Sewickley area experts react to Robin Williams' death, depression
“Life is fleeting. And if you're ever distressed, cast your eyes to the summer sky when the stars are strung across the velvety night. And when a shooting star streaks through the blackness, turning night into day … make a wish and think of me. Make your life spectacular. I know I did.” — Robin Williams, as Jack Powell in “Jack,” 1996.
For many people who loved the iconic comedian and actor — from his roles as quirky alien Mork to Mrs. Doubtfire and alone in the spotlight of a stage doing standup — the life of Robin Williams was fleeting. His death was unexpected and his suicide, unimaginable.
In the days since his hanging in his Tiburon, Calif., home, messages of loss have poured in from around the world. One sentiment tweeted by the Academy of Motion Picture Arts and Sciences held a profound message for many. With a picture of the Genie and Aladdin from the Disney movie, it stated, “Genie, you're free.”
But the message, some experts say, is the wrong one.
“Absolutely, it can (make suicide seem like a viable option),” said Carl Baughman, Samaritan Counseling Center executive director. “It becomes a fine line because, in one way, Robin Williams is free from depression, but the way he chose to deal with it is far from helping.”
Baughman, a licensed family and marriage therapist, said it sounds like Williams “really did try at different times to deal with it, cope with it through his various rehabs and hospitalizations.” Many people do not understand depression as an illness, he said.
“Depression is different for different people. Sometimes, people can just be so overwhelmed with sadness, grief and despair that they can't function, can't get out of bed. They can sleep a lot or have trouble sleeping. They eat a lot or have trouble eating. They don't participate in life like they used to. There's no sense of future or hope,” Baughman said.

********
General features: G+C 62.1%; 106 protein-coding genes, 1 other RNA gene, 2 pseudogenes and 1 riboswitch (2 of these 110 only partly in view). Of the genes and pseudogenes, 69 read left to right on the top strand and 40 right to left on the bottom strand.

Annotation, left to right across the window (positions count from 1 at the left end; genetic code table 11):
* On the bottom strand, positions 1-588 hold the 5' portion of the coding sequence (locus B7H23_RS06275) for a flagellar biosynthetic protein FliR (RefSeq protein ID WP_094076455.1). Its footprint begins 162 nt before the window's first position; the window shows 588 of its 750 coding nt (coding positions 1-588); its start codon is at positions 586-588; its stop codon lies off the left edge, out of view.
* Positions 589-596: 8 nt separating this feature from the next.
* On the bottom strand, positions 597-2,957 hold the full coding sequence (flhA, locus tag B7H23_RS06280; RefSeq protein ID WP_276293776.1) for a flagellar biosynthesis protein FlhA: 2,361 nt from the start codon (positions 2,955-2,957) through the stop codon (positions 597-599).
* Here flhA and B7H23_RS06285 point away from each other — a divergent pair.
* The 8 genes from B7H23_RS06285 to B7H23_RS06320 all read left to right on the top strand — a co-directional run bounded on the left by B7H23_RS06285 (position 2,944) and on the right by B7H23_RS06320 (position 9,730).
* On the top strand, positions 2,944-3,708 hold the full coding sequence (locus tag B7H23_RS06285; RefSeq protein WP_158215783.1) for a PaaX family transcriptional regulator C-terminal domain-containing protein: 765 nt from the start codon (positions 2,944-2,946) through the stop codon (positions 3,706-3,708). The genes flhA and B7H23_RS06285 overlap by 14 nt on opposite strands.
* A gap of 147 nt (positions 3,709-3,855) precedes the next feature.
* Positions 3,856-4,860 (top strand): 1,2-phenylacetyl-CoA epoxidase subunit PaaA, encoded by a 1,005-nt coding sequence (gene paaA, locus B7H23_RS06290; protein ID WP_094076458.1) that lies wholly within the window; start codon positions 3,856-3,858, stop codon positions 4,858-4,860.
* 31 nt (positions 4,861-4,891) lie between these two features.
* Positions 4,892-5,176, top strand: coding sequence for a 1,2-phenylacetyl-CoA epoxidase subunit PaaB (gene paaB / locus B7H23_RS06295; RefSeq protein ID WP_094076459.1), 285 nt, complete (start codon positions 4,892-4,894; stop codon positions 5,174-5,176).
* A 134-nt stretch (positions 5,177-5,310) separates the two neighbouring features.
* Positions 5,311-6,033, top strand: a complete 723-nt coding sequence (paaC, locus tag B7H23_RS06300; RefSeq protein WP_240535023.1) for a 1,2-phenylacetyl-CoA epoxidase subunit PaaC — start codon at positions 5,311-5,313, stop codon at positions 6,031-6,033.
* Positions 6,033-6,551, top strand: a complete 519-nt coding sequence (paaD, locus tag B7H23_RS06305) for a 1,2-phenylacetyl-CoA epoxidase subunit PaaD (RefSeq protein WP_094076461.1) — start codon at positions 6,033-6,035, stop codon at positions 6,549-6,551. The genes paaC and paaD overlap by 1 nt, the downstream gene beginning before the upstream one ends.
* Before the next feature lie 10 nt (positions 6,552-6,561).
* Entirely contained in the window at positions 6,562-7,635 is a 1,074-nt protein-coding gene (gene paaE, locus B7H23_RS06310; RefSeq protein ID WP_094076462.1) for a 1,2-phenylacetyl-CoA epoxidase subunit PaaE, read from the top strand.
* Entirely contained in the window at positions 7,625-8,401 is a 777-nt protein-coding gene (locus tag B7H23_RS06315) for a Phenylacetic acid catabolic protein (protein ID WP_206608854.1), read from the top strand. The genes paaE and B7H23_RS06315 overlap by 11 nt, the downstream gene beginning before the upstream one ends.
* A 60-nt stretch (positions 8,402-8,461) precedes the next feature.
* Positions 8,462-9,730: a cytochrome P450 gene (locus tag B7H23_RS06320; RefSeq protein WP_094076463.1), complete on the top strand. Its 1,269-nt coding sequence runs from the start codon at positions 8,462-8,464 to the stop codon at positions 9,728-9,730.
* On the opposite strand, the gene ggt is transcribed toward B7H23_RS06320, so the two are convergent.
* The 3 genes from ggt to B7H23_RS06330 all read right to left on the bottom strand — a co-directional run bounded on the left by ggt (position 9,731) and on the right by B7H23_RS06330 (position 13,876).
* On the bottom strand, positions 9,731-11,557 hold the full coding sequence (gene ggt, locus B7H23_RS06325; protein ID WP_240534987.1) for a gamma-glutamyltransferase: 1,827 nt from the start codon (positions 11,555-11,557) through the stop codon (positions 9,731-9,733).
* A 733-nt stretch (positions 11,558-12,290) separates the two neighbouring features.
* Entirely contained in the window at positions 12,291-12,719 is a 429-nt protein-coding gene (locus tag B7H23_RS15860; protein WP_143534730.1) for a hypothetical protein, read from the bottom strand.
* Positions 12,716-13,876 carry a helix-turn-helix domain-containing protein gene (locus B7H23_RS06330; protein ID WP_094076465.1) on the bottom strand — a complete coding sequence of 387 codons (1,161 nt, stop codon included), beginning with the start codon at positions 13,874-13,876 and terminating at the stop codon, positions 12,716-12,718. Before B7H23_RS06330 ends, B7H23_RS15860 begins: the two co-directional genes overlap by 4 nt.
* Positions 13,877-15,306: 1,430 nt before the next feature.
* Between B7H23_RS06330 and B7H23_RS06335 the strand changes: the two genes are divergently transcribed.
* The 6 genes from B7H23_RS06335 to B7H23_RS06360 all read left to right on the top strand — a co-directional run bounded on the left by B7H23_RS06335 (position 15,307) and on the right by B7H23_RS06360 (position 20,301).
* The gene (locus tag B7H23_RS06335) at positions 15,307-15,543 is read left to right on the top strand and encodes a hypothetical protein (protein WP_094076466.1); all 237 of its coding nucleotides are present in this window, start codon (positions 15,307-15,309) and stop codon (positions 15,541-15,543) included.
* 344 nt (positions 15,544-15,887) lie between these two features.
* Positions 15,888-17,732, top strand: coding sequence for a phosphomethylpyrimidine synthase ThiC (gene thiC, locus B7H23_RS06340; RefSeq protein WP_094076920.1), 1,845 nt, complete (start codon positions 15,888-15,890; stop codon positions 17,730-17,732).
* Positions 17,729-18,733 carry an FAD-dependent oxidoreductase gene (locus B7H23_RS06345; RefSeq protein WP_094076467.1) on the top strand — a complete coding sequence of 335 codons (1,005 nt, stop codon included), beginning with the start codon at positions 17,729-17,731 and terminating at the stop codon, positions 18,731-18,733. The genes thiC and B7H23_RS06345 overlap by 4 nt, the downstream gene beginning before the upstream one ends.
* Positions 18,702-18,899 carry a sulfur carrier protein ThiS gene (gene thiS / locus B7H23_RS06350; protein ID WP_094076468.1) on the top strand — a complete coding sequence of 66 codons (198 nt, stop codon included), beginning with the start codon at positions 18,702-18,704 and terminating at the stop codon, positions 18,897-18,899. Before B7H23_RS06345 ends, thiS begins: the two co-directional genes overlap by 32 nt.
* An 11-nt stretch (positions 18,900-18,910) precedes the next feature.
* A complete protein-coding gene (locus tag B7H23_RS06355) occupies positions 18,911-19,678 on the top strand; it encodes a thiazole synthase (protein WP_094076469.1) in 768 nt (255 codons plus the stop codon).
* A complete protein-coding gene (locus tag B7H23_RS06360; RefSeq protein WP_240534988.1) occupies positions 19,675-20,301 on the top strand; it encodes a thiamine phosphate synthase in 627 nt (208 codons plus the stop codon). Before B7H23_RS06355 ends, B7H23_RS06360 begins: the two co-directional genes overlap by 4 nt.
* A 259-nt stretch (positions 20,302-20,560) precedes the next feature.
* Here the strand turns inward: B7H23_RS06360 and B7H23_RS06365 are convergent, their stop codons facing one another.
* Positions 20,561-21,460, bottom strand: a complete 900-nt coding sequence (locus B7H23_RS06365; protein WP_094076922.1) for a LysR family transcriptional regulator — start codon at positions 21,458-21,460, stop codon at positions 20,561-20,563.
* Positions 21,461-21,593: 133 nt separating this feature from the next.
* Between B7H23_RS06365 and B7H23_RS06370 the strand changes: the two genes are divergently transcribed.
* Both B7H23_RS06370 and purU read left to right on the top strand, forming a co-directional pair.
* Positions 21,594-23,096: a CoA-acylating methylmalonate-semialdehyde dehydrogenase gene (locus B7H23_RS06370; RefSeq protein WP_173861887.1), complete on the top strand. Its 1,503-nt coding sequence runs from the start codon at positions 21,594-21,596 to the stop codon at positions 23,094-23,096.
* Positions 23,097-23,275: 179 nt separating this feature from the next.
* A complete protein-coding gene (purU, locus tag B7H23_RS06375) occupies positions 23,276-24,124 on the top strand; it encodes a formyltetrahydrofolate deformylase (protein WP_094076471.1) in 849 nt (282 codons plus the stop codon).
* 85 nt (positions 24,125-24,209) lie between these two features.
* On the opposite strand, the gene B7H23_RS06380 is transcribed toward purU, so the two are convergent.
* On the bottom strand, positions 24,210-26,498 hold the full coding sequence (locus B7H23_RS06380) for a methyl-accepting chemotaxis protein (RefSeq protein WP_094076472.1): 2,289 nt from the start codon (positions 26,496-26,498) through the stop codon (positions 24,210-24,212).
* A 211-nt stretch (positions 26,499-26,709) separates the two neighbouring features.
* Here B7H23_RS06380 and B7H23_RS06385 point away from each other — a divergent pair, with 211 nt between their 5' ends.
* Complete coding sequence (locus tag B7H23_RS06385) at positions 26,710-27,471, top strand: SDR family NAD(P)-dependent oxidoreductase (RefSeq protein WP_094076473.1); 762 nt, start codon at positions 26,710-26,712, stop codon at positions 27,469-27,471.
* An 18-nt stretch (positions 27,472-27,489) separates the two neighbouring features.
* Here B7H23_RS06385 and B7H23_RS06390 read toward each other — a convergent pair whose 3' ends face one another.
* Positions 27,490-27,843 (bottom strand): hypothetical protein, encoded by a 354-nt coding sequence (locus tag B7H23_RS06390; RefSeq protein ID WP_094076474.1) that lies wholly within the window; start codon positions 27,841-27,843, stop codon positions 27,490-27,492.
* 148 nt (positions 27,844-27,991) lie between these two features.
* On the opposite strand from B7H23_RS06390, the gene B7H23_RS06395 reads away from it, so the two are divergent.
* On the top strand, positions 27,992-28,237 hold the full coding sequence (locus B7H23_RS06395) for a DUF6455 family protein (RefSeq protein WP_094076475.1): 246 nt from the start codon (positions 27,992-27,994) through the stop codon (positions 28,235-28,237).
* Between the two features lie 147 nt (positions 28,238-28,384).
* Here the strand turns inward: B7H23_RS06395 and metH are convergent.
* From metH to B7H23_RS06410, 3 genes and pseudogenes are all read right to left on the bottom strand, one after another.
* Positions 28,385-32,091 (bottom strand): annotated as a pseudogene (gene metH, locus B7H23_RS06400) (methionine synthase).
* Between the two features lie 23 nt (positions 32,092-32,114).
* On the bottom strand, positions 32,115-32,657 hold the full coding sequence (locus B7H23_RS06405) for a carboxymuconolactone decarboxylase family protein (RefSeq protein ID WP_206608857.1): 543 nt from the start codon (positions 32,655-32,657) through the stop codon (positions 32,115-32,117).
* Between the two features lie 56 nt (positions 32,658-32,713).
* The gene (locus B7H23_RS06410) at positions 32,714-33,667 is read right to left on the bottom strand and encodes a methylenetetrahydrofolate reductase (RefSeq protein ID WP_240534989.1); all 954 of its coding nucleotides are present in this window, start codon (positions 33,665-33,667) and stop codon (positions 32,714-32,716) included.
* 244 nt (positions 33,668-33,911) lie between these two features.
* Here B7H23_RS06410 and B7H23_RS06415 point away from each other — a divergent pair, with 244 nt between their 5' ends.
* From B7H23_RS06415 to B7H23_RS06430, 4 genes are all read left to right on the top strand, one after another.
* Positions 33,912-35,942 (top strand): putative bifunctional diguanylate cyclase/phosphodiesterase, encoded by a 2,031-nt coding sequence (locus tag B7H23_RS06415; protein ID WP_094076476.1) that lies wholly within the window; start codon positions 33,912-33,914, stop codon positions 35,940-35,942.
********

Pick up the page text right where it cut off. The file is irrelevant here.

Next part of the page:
He said that for others, depression can be like a cloud that can keep them from experiencing fun and compassion.
He said that because many people don't understand clinical depression, they tell someone who is suffering from it, “Oh, just think happy. Go shopping,” as if that person is just having a “blue day.”
For someone suffering from clinical depression, trying to think happy thoughts will not work, he said.
“It's hard for people who haven't experienced it to identify with it, but people who are depressed probably have tried all of those things already, and so to be told just to go out or call a friend, that can actually make it worse because they think if they've tried those things and they're not helping. It must be them — they must be the problem.”
He said that people need to discuss the potential effects of clinical depression, which is a treatable disorder.
“Society needs to be talking about it more and, because of Robin Williams, they are these days. The problem is, with Robin Williams, that will become just a passing blip on the screen,” Baughman said. “People feel that others don't understand, that there isn't hope, but by talking about it, beginning that conversation, we can show them that there is.”
Robert Fisher, clinical director at Heritage Valley Sewickley's Staunton Clinic, based in Edgeworth, said part of the reason suicide isn't discussed is that it is so common that it's often overlooked or dismissed.Suicide is the 11th leading cause of death among adults and the leading cause of death among young people, according to the American Association of Suicidology, Fisher said.
Sometimes, friends and loved ones may brush off signs of depression, Baughman said.
“If a family member says ‘the world would be better off without me,' the tendency is to say, ‘Oh, you don't mean that. You have so much to live for,' and not to really hear the pain and despair that's running beneath those comments.”
Baughman said it's the responsibility of friends and family to make suggestions on how to get help.
“That person is giving you a glimpse into their world, about how they feel, how they see life — telling you they don't see the point in going on, so you definitely want to take it seriously. And hopefully because of Robin Williams, people will bring it up.”
Mya Koch is a staff writer for Trib Total Media. Reach her at 412-324-1403 or firstname.lastname@example.org.